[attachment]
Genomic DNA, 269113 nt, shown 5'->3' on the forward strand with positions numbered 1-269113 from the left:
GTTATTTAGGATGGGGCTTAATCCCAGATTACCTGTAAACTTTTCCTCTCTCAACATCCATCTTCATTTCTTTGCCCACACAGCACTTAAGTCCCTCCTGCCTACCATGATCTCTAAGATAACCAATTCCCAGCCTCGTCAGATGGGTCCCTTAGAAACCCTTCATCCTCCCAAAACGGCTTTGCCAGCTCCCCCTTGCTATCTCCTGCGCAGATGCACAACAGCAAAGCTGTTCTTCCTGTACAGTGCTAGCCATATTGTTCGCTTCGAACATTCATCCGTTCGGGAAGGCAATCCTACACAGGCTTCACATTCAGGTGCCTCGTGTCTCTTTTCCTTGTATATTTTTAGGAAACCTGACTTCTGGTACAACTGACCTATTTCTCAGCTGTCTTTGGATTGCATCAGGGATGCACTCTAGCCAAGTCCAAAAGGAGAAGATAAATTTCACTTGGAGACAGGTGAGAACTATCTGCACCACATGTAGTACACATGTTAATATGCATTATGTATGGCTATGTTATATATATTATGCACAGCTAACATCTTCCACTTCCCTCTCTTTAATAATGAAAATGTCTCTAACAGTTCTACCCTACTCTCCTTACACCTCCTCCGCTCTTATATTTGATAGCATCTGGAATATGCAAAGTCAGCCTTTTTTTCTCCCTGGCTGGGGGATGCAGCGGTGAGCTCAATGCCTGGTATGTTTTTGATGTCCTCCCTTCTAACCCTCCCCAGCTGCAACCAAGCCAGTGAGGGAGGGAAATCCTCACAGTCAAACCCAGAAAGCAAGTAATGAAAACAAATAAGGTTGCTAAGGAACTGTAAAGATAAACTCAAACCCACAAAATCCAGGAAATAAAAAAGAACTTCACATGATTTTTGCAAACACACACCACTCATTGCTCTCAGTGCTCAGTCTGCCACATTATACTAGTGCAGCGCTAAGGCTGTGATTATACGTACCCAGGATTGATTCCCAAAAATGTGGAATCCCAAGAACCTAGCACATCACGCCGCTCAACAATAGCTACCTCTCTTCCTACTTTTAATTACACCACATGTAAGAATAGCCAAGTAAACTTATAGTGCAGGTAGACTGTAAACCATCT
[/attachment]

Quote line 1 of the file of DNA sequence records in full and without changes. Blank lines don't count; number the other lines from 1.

Genomic DNA, 269113 nt, shown 5'->3' on the forward strand with positions numbered 1-269113 from the left: